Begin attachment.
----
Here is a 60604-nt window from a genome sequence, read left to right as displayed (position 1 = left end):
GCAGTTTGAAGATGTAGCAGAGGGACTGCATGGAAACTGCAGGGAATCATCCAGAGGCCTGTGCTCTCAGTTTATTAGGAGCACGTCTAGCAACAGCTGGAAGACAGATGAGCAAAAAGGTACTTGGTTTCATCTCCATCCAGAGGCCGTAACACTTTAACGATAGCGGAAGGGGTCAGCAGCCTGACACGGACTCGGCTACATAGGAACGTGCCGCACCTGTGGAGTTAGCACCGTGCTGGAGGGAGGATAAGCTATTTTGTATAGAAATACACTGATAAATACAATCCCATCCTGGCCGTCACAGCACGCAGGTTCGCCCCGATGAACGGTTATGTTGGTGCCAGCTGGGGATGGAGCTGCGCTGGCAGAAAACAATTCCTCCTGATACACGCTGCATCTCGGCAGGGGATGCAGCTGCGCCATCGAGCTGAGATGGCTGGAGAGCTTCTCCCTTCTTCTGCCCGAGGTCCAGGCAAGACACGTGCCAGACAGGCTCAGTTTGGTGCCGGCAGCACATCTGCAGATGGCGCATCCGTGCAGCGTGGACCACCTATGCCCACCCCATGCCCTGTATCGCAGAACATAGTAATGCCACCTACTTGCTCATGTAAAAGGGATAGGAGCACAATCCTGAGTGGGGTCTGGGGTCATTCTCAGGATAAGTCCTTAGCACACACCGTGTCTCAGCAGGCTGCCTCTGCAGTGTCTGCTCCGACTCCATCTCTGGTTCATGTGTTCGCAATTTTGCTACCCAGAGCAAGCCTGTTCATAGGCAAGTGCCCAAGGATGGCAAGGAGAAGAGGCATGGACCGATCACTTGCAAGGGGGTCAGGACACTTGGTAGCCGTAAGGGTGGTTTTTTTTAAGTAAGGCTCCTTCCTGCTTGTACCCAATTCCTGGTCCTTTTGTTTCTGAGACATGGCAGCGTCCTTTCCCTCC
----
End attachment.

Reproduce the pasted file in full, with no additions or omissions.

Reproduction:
Here is a 60604-nt window from a genome sequence, read left to right as displayed (position 1 = left end):
GCAGTTTGAAGATGTAGCAGAGGGACTGCATGGAAACTGCAGGGAATCATCCAGAGGCCTGTGCTCTCAGTTTATTAGGAGCACGTCTAGCAACAGCTGGAAGACAGATGAGCAAAAAGGTACTTGGTTTCATCTCCATCCAGAGGCCGTAACACTTTAACGATAGCGGAAGGGGTCAGCAGCCTGACACGGACTCGGCTACATAGGAACGTGCCGCACCTGTGGAGTTAGCACCGTGCTGGAGGGAGGATAAGCTATTTTGTATAGAAATACACTGATAAATACAATCCCATCCTGGCCGTCACAGCACGCAGGTTCGCCCCGATGAACGGTTATGTTGGTGCCAGCTGGGGATGGAGCTGCGCTGGCAGAAAACAATTCCTCCTGATACACGCTGCATCTCGGCAGGGGATGCAGCTGCGCCATCGAGCTGAGATGGCTGGAGAGCTTCTCCCTTCTTCTGCCCGAGGTCCAGGCAAGACACGTGCCAGACAGGCTCAGTTTGGTGCCGGCAGCACATCTGCAGATGGCGCATCCGTGCAGCGTGGACCACCTATGCCCACCCCATGCCCTGTATCGCAGAACATAGTAATGCCACCTACTTGCTCATGTAAAAGGGATAGGAGCACAATCCTGAGTGGGGTCTGGGGTCATTCTCAGGATAAGTCCTTAGCACACACCGTGTCTCAGCAGGCTGCCTCTGCAGTGTCTGCTCCGACTCCATCTCTGGTTCATGTGTTCGCAATTTTGCTACCCAGAGCAAGCCTGTTCATAGGCAAGTGCCCAAGGATGGCAAGGAGAAGAGGCATGGACCGATCACTTGCAAGGGGGTCAGGACACTTGGTAGCCGTAAGGGTGGTTTTTTTTAAGTAAGGCTCCTTCCTGCTTGTACCCAATTCCTGGTCCTTTTGTTTCTGAGACATGGCAGCGTCCTTTCCCTCC